The DNR set a quota of 200 wolves for this first season, which runs concurrently with the deer rifle-hunting season. The opening weekend harvest is in line with the agency’s expectations, said DNR wolf expert Dan Stark.
“Typically about 50 percent of the harvest occurs the first weekend, and that’s when most of the hunters are out there,” Stark said. “We aren’t going to know exactly until the end of the season, but it’s likely to track that pattern.”
The number of wolves killed so far in Minnesota is higher than at the beginning of other states’ hunts, Stark said. He also said the agency will survey hunters about their methods and how long they hunted. That information will be used to make any needed changes to next year’s hunt.
At the end of Monday, the DNR closed the east-central wolf hunting zone around Lake Mille Lacs where eight of the zone’s allotted nine wolves were killed over the weekend. Hunters will be able to kill another 200 wolves during a second season beginning at the end of the November. That season will include trappers as well as hunters.
Fewer than 100 Wild Red Wolves Remain in the world
The North Carolina Wildlife Resources Commission recently approved a temporary state rule that allows the hunting of coyotes at night using spotlights, including in the area inhabited by the only wild population of red wolves, one of the world’s most endangered animals.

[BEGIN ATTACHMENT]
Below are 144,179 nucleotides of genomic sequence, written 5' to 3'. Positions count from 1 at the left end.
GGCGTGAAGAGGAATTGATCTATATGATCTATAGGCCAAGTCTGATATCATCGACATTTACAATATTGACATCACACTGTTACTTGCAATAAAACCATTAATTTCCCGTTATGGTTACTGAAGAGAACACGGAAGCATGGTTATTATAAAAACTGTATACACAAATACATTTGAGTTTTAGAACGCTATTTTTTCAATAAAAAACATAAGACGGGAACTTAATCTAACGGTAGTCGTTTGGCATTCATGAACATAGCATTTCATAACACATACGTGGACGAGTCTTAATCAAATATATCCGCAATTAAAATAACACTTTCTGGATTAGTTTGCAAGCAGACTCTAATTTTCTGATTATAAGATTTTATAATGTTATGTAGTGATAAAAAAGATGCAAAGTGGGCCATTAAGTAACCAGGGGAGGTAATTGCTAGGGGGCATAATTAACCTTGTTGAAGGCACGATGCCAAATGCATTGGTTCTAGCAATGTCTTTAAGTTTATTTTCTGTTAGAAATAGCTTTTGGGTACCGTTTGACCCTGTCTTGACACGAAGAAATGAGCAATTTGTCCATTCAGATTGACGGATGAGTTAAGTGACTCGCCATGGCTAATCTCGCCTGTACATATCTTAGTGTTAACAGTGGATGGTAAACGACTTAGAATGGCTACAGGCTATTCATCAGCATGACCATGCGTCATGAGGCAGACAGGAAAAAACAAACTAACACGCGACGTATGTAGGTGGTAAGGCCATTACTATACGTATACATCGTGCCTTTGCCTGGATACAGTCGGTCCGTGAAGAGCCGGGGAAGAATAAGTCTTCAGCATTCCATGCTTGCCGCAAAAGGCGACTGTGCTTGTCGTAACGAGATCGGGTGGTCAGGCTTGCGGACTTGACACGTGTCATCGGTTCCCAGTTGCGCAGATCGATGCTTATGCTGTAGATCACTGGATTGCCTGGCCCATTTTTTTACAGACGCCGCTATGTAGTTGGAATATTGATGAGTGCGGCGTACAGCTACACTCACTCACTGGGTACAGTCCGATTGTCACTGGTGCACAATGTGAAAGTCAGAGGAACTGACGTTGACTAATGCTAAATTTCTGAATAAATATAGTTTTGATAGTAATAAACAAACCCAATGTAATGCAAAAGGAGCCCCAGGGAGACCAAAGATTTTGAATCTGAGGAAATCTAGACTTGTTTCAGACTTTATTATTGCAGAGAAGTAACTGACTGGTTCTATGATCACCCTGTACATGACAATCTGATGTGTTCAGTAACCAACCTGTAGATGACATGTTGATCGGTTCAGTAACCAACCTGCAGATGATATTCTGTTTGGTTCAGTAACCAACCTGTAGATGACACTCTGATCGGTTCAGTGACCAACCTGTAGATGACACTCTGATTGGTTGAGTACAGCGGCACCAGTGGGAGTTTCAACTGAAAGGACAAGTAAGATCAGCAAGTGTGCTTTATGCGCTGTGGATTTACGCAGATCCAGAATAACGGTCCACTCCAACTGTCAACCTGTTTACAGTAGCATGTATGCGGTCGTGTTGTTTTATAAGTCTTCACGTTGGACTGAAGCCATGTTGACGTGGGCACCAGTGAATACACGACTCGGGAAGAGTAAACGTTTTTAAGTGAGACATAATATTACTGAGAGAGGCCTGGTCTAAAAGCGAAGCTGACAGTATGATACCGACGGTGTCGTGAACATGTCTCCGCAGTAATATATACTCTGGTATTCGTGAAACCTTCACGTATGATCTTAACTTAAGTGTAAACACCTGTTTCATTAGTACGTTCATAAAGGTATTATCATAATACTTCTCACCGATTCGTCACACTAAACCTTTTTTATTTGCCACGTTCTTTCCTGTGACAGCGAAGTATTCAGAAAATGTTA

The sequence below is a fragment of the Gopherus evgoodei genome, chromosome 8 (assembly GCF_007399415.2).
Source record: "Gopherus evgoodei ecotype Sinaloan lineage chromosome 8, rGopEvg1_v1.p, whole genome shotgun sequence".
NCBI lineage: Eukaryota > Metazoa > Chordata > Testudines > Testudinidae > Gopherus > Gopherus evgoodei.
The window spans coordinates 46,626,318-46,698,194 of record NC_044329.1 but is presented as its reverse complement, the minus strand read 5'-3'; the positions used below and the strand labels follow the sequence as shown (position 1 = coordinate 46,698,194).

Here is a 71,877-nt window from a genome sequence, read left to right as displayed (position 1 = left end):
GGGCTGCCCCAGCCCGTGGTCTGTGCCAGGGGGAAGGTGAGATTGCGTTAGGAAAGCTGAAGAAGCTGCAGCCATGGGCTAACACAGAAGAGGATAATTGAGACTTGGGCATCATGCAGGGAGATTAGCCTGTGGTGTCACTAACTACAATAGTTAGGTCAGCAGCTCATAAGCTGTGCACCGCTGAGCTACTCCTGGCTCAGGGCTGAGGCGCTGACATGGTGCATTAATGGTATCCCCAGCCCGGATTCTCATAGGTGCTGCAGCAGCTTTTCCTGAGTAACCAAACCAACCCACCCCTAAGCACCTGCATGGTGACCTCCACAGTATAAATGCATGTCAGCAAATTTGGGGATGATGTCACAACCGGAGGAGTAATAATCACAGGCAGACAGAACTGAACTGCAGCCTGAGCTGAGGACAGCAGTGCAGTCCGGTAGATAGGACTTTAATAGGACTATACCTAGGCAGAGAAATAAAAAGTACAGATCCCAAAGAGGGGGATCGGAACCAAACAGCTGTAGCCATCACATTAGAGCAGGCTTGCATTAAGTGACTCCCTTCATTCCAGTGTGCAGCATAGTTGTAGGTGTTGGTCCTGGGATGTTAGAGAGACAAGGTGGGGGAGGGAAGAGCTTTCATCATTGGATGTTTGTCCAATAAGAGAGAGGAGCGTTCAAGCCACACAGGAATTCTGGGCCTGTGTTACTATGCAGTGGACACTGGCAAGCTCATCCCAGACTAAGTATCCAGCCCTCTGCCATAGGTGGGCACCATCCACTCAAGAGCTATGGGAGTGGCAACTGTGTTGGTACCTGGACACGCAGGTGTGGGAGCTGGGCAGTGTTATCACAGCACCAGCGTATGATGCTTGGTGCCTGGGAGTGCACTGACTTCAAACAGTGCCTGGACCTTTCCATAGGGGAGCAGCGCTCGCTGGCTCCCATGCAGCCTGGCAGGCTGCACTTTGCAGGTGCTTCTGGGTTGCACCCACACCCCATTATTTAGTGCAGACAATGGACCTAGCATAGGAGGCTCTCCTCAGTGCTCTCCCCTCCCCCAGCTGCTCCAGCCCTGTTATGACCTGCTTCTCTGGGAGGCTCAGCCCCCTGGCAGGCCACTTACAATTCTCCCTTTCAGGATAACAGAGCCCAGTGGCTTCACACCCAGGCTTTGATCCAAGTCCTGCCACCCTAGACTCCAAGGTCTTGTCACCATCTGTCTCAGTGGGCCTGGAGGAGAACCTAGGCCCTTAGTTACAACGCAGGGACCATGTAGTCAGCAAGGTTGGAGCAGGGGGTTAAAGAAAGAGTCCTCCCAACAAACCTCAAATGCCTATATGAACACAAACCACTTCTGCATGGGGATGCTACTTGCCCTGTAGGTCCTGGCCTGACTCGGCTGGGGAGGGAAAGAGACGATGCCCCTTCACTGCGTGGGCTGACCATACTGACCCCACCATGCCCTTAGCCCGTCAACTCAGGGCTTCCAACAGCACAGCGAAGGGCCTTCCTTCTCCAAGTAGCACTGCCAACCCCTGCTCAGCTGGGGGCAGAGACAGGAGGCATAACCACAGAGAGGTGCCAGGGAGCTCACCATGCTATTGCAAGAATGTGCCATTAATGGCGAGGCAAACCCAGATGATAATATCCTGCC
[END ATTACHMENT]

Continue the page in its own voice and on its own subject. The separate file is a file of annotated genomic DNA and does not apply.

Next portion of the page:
Red wolves once roamed most of the Southeastern United States, but harsh predator control programs and habitat loss resulted in their near elimination — and in 1980 red wolves were declared extinct in the wild.
After a small population of captive red wolves was reintroduced into the eastern part of North Carolina, the species slowly began to repopulate and today about 100 red wolves have regained a fragile foothold in the wild.
Red wolves and coyotes are similar in size, coats and coloring, so red wolves are frequently mistaken for coyotes, even in daylight. In nighttime conditions it is nearly impossible to tell them apart.
At least two red wolves have already been killed within the eastern North Carolina area designated for red wolf recovery. Defenders of Wildlife has joined two other conservation organizations to file suit in the Superior Court of Wake County, North Carolina to prevent nighttime coyote hunting throughout North Carolina, including within the red wolf recovery area.
The groups have also put the North Carolina Wildlife Commission on notice that we will seek a federal enforcement action unless it stops all coyote hunting — daytime or nighttime — in the area where these critically endangered wolves live.
That’s why we need supporters like you to speak out on behalf of these wolves and tell the North Carolina Wildlife Resources Commission to halt all coyote hunting in the red wolf recovery area!
The red wolf only exists in the state of North Carolina, and with a population so small and fragile, an increase in red wolf shooting deaths could mean they’ll never recover